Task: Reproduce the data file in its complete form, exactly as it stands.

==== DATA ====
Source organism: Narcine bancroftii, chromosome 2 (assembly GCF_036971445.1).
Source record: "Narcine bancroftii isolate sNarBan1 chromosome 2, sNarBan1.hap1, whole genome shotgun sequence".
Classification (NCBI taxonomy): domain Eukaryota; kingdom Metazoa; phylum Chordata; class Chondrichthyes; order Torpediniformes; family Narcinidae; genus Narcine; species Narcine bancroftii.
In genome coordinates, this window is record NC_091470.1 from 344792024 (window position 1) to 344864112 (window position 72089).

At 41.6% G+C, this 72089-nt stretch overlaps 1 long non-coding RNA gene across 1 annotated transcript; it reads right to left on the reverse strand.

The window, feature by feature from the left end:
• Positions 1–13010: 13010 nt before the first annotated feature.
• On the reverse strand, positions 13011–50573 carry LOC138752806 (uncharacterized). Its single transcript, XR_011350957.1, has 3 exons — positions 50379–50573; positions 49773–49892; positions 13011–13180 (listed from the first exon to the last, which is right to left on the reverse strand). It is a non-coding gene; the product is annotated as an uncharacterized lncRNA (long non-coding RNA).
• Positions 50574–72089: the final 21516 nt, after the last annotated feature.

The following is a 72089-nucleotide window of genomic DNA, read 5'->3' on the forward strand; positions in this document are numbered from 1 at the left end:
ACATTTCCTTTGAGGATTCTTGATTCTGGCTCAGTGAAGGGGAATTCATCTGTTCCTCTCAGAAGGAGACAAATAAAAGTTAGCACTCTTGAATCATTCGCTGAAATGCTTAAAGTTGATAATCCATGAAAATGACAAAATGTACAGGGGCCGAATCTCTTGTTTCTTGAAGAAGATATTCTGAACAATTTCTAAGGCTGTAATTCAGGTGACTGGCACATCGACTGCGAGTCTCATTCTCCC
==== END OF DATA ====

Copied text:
Source organism: Narcine bancroftii, chromosome 2 (assembly GCF_036971445.1).
Source record: "Narcine bancroftii isolate sNarBan1 chromosome 2, sNarBan1.hap1, whole genome shotgun sequence".
Classification (NCBI taxonomy): domain Eukaryota; kingdom Metazoa; phylum Chordata; class Chondrichthyes; order Torpediniformes; family Narcinidae; genus Narcine; species Narcine bancroftii.
In genome coordinates, this window is record NC_091470.1 from 344792024 (window position 1) to 344864112 (window position 72089).

At 41.6% G+C, this 72089-nt stretch overlaps 1 long non-coding RNA gene across 1 annotated transcript; it reads right to left on the reverse strand.

The window, feature by feature from the left end:
• Positions 1–13010: 13010 nt before the first annotated feature.
• On the reverse strand, positions 13011–50573 carry LOC138752806 (uncharacterized). Its single transcript, XR_011350957.1, has 3 exons — positions 50379–50573; positions 49773–49892; positions 13011–13180 (listed from the first exon to the last, which is right to left on the reverse strand). It is a non-coding gene; the product is annotated as an uncharacterized lncRNA (long non-coding RNA).
• Positions 50574–72089: the final 21516 nt, after the last annotated feature.

The following is a 72089-nucleotide window of genomic DNA, read 5'->3' on the forward strand; positions in this document are numbered from 1 at the left end:
ACATTTCCTTTGAGGATTCTTGATTCTGGCTCAGTGAAGGGGAATTCATCTGTTCCTCTCAGAAGGAGACAAATAAAAGTTAGCACTCTTGAATCATTCGCTGAAATGCTTAAAGTTGATAATCCATGAAAATGACAAAATGTACAGGGGCCGAATCTCTTGTTTCTTGAAGAAGATATTCTGAACAATTTCTAAGGCTGTAATTCAGGTGACTGGCACATCGACTGCGAGTCTCATTCTCCC